Port Qasim Authority

Port Qasim

The Port Muhammad Bin Qasim (Urdu: بندر گاہ محمد بن قاسم) is a port in Karachi, Pakistan on the coastline of the Arabian Sea.

It was constructed in the late 1970s to relieve congestion at Karachi Port. Port Qasim was named after the Muslim general Muhammad bin Qasim who captured the area around 712 CE. The port was developed close to the Pakistan Steel Mills complex near the Indus River delta. Port Qasim's residential area is a neighbourhood of Bin Qasim Town of Karachi.

Port Qasim is managed by Port Qasim Authority. It is Pakistan's second busiest port, handling about 35% of the nation's cargo (17 million tons per annum). It is located in an old channel of the Indus River at a distance of 35 kilometres east of Karachi city centre. The total area of the port comprises 1,000 acres (4 km²) with an adjacent 11,000 acre (45 km²) industrial estate. The approach to the port is along a 45-kilometre long Navigation Channel which provides safe navigation for vessels up to . The geographic position of the Port places it in close proximity to major shipping routes. One of its major advantages is the proximity to national transport facilities - 15 kilometres from the Pakistan National Highway, 14 kilometres from the National Railway network through six railway tracks located immediately behind the berths and 22 kilometres from Jinnah International Airport.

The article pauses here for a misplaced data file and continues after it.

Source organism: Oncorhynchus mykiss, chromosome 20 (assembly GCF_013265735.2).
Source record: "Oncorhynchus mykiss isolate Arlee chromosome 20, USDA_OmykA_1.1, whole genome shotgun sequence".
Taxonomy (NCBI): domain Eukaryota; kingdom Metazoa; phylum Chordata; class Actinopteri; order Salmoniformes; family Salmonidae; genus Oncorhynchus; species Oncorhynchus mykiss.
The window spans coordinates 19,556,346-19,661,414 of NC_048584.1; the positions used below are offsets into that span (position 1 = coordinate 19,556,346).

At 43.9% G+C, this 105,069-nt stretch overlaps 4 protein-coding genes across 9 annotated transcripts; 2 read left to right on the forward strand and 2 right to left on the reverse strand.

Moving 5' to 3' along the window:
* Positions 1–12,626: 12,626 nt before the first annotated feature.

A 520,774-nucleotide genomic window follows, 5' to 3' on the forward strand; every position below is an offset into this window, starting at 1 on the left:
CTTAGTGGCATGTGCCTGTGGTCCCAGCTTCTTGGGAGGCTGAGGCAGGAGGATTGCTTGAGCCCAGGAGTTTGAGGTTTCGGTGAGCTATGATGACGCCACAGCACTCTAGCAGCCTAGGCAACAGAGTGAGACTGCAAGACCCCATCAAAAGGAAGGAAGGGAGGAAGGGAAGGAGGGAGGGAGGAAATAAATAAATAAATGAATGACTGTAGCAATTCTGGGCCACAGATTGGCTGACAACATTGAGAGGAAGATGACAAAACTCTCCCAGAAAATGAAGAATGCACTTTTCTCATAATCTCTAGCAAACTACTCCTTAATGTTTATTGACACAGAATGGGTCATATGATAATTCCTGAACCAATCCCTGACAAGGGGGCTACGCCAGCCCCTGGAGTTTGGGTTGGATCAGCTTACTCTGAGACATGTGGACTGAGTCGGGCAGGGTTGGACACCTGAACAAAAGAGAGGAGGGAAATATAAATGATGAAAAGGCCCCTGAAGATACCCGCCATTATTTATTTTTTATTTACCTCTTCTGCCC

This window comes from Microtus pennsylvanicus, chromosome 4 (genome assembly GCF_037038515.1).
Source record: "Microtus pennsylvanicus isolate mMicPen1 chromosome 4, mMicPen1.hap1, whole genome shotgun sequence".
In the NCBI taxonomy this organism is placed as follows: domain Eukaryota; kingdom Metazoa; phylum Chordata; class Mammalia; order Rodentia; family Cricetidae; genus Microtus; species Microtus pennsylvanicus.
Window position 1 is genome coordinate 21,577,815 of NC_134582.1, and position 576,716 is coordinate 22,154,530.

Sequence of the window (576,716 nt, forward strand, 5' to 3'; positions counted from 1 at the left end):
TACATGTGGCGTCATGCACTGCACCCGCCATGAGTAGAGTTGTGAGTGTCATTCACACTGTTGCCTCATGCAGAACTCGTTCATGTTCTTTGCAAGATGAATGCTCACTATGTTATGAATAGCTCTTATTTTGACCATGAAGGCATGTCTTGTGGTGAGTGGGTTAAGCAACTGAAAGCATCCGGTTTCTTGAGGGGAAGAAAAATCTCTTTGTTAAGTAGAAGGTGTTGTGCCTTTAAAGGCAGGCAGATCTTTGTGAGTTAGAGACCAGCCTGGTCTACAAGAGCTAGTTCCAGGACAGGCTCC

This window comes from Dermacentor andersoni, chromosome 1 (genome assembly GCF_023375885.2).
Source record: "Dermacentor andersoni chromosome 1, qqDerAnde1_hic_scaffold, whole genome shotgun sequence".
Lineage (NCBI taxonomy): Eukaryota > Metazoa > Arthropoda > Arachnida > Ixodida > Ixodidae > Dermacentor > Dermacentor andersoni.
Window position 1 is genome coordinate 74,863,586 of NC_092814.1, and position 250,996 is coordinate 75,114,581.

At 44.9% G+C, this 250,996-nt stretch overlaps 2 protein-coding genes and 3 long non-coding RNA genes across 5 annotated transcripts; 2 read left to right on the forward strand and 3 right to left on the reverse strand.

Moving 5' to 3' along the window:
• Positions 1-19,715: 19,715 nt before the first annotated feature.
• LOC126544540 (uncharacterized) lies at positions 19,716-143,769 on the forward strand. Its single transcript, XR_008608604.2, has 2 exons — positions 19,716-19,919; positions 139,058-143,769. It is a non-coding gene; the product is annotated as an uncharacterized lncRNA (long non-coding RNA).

The Port has nine cargo-handling berths: -

  • Multipurpose Terminal with four multi-purpose berths each of 200 metres length.
  • Qasim International Container Terminal with two berths each of 300 metres length.
  • Engro Vopak Chemical Terminal with one berth.
  • Fotco Oil Terminal with one berth but the potential for four additional berths.
  • Iron Ore and Coal Berth (279 metres long) for Pakistan Steel Mills.

The tidal variation at the mouth as well as in the port is between 0.5 to 3.5 m. The port is not only accessible through sea but is also well connected with the hinterland, through road and railway networks.


Future expansion of the port includes the deepening and widening of the navigation channel and the establishment of a liquid cargo terminal, a liquefied petroleum gas terminal, grain handling and storage facilities, a textile complex and a desalination plant.

Environmental Concerns

The area around the port includes several mangrove forests which are constantly under threat from human activities.

The beach immediately west of the navigation channel was the scene of a major oil spillage when the Greek-registered Tasman Spirit ran aground in August 2003. The environmental impact included large numbers of dead fish and turtles and a key mangrove forest, as well as dozens of people suffering nausea.

See also

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